You’re probably not the only one hearing it. In the day-to-day business of music publishing, A&R and songwriting, it’s generally understood that many track writers are not simply sending their track out to one specific writer to create a song. In fact, many track writers may send the same track to five, ten, even fifty or sixty different top line writers– with the hopes of finding that one unique, stand-out melody and lyric that makes the track into a hit record. A&R people do the same thing, often sending out a track that they’re considering for a project to several of their favorite “top line” writers. The smash international dance hit “Lola’s Theme” by Shapeshifters was a classic example, with the track (which itself was based on a sample of an old Johnnie Taylor song, “What About My Love”) going out to virtually every top line writer in the UK and America. The “winning” top line was written by Karen Poole, one of the UK’s top melody and lyric writers. Simple enough then– the song “Lola’s Theme” was then considered collaboration between the track writers (including the writer of the original Johnny Taylor song) and Karen Poole, which is indeed how the song was registered. But consider an alternate view:
Each time a “top line” writer composed a melody and lyric to the Shapeshifters track, a new song (and therefore a new copyright) was created. This means that there may have been fifty different copyrights, all containing the music from the Shapeshifters track and each with a different melody and lyric. In each of those fifty copyrights, the top line writer owns fifty percent of the song. BUT LISTEN NOW: the top line writer owns fifty percent of the WHOLE song. Not just the lyric. The top line writer owns fifty percent of the lyric, the melody, and every other musical element of the song. Copyright law does not provide for the owners of a copyright to divide up the copyright like a pie, with each owning his or her separate piece. Once a song is created, all of the owners of the copyright own a piece of the whole thing– not just the part that they contributed. There is no provision for taking a lyric away, and then subtracting out the lyricists’ portion of the song.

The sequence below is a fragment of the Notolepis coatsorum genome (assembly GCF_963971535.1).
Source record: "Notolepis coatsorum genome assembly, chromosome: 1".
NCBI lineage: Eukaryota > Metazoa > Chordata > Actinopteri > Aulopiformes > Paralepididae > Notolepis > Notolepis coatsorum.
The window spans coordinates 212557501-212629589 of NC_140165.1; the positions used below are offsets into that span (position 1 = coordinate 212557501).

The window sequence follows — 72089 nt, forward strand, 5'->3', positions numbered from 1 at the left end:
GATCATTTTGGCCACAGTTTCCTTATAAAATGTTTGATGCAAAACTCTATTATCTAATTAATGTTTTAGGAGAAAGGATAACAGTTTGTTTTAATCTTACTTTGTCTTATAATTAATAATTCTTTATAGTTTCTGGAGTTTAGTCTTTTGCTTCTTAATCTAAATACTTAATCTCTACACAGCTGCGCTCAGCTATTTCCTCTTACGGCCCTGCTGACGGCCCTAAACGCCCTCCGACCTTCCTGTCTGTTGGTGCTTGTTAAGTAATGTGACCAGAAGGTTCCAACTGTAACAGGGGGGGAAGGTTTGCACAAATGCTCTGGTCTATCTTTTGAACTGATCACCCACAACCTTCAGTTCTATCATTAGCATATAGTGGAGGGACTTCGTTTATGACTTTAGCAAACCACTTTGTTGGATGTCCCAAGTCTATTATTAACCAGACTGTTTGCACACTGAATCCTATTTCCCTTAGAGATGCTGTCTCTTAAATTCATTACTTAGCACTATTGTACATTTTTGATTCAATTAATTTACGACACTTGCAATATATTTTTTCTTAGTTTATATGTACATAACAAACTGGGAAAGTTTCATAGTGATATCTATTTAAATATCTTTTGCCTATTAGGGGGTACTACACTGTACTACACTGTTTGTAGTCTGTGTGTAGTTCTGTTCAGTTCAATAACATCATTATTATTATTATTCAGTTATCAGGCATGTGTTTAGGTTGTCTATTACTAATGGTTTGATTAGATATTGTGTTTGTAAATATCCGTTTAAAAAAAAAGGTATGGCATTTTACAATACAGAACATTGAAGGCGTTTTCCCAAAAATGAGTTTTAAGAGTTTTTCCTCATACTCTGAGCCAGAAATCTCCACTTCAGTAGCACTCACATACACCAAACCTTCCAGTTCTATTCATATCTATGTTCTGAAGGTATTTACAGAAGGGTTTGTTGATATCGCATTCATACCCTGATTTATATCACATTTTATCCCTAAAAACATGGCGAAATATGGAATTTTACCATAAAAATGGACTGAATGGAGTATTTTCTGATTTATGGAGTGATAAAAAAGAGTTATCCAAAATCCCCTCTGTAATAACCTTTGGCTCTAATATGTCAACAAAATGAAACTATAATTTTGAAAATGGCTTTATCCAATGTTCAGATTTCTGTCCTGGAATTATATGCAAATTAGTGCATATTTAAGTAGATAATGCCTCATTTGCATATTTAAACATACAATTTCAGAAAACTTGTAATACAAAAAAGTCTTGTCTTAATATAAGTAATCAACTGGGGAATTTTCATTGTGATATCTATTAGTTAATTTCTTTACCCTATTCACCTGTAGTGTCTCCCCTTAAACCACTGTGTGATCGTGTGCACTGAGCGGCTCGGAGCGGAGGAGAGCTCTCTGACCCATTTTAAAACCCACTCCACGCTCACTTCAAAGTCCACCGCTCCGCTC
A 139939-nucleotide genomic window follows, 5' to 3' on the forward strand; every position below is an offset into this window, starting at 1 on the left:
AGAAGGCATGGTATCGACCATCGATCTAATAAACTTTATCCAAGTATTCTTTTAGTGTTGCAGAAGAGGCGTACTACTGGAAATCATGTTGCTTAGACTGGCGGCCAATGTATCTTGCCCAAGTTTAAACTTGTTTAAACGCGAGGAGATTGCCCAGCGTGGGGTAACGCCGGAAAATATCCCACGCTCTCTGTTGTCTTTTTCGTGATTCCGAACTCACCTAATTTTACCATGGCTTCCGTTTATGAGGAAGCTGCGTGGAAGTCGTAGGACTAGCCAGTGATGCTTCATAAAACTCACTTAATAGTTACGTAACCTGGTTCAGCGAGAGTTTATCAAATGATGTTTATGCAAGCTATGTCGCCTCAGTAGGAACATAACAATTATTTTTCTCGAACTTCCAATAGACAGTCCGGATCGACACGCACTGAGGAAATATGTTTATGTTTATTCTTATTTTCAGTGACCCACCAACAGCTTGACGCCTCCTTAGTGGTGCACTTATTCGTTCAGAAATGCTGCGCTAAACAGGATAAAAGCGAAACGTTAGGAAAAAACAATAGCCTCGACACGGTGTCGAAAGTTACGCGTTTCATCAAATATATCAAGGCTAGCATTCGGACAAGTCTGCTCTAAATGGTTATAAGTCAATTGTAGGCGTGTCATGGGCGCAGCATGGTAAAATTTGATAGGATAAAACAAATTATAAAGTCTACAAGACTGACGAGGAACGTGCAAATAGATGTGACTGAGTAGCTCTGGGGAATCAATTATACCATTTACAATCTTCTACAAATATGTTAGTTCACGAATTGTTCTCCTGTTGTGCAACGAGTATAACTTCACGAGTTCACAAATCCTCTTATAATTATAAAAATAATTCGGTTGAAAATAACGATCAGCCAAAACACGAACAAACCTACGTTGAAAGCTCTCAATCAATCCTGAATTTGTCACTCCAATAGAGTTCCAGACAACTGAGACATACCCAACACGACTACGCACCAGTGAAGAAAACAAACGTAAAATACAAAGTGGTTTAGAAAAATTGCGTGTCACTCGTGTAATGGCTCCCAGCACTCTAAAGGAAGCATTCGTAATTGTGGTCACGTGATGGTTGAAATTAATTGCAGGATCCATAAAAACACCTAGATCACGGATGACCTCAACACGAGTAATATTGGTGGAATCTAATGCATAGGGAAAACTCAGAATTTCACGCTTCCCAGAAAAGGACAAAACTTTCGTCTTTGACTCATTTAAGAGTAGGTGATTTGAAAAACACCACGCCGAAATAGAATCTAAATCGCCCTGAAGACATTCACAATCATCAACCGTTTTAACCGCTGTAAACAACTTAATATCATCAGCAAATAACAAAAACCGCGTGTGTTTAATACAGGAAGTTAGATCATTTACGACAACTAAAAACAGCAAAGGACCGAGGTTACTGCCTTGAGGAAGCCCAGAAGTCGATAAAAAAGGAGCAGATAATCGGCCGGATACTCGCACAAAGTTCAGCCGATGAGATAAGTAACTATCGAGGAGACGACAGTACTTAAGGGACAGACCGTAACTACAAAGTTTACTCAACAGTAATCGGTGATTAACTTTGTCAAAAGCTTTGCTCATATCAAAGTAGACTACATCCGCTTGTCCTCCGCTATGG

This means that a song like “Lola’s Theme” by Shapeshifters
could have as many as fifty different owners, each claiming fifty percent of the song– even though not a word of their lyric is actually used in the version that was recorded and released. After all, if a song is translated into another language, the ownership remains with the original writers, even though the original lyric is nowhere to be found. Therefore, if a top liner writes to a track, theoretically he or she is now a co-owner not only of his or her lyric, but also of the track– and continues to be an owner no matter how that track or lyric may be altered, or even if the melody and lyric are discarded altogether.
The fact that no one made a claim to “Lola’s Theme”, or to any of the other thousands of songs that have been written in the same way, simply reflects a hesitancy to break with “how things are done” in the everyday business of music. But legally, there is almost certainly a claim to be made in most of these kinds of collaborations. If you are a track writer sending out the same track to dozens of different writers, you could suddenly find yourself with dozens of claims to ownership of that track. If you’re a top line writer, you probably don’t have the freedom to simply take your lyric idea back from a track that never sold and put it on a new track. You’re playing a new game, but the old rules still apply if you wind up in court. And as the owners of Napster, YouTube, Pirate Bay, Yahoo, etc. will tell you– sooner or later, you probably will wind up in court.
So what can producers and top liners do to protect themselves and their work? What can publishers do to avoid finding out that their hit copyright has fifty different owners, each of whom claims half the song? Stay tuned till next week, for some lessons in self-defense…